absorption

absorption (ab-sorp´shun)

1. The taking in, incorporation, or reception of gases, liquids, light, or heat. Cf. adsorption. 2. In radiology, the uptake of energy from radiation by the tissue or medium through which it passes. See half-value layer. 3. In radiation or medical physics, the number of disintegrations per second of a radionuclide. Radioactivity. Unit (SI): becquerel. [L. absorptio, fr. absorbeo, to swallow]
cutaneous a. percutaneous a
disjunctive a. a. of living tissue in immediate relation with a necrosed part, producing a line of demarcation.
electron resonance a. See electron spin resonance.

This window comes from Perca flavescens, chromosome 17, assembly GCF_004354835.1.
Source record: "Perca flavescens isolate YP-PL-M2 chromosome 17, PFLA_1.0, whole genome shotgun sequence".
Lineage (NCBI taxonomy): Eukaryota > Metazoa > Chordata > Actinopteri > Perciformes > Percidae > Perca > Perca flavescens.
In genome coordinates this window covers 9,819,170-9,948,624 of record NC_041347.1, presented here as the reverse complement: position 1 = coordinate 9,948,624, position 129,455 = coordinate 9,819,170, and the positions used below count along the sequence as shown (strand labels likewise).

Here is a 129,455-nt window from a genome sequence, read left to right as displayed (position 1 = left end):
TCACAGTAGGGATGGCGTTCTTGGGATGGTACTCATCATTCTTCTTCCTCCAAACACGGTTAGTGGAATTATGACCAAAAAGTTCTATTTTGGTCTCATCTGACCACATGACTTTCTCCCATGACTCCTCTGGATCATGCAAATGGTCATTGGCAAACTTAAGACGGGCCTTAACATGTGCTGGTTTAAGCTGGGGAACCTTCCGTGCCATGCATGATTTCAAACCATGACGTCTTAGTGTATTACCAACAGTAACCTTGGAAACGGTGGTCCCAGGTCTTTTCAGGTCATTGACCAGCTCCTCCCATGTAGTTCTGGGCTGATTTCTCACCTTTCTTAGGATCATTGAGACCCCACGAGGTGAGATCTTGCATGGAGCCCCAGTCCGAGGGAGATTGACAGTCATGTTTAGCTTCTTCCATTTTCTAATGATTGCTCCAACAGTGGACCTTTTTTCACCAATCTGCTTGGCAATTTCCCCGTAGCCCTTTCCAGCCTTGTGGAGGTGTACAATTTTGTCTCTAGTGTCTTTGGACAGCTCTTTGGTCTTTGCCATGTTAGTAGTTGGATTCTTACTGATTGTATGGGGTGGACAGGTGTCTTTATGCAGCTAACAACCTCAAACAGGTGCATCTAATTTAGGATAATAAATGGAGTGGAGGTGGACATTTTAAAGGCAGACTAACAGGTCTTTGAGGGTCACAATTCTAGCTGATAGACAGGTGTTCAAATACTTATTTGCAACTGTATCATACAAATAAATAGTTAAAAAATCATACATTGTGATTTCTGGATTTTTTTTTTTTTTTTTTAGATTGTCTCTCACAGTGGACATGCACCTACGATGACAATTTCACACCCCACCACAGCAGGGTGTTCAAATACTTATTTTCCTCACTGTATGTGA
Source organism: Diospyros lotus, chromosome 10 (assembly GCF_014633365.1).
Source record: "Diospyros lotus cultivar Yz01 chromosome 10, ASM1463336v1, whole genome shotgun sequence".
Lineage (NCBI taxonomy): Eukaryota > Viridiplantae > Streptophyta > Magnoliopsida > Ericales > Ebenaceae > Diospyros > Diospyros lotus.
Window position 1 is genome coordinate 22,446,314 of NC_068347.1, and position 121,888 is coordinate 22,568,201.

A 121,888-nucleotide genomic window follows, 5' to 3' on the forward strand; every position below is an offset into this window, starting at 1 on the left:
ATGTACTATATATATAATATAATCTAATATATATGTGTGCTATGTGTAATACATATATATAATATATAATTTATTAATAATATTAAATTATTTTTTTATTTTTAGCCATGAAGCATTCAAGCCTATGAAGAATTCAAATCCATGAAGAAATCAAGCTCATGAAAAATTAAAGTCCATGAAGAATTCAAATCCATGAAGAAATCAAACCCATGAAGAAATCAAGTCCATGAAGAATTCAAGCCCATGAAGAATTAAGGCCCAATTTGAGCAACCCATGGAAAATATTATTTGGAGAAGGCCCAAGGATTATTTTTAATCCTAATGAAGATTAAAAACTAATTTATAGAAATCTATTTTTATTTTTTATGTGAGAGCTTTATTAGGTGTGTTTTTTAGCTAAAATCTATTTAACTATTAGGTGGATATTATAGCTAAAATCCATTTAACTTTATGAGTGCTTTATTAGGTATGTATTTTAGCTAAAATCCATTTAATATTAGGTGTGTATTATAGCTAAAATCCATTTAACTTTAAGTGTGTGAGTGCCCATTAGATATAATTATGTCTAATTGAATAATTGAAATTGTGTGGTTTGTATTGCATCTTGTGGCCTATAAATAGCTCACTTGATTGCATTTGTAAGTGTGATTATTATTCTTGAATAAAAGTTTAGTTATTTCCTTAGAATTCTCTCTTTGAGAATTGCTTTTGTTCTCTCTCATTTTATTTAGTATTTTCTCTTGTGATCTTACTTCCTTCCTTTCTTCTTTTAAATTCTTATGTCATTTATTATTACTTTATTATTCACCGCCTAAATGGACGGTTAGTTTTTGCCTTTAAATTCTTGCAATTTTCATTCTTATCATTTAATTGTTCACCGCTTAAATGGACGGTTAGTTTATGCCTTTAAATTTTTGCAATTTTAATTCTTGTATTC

external a. the a. of substances through skin, mucocutaneous surfaces, or mucous membranes.
interstitial a. the removal of water or of substances in the interstitial fluid by the lymphatics.
parenteral a. a. by any route other than the alimentary tract.
pathologic a. parenteral a. of any excremental or pathologic material into the bloodstream, e.g., pus, urine, bile, etc.
percutaneous a. the a. of drugs, allergens, and other substances through unbroken skin.cutaneous a;
photoelectric a. interaction of an x-ray photon with matter in which the incident photon is completely absorbed, giving up all its energy by displacing an outer shell electron.

 

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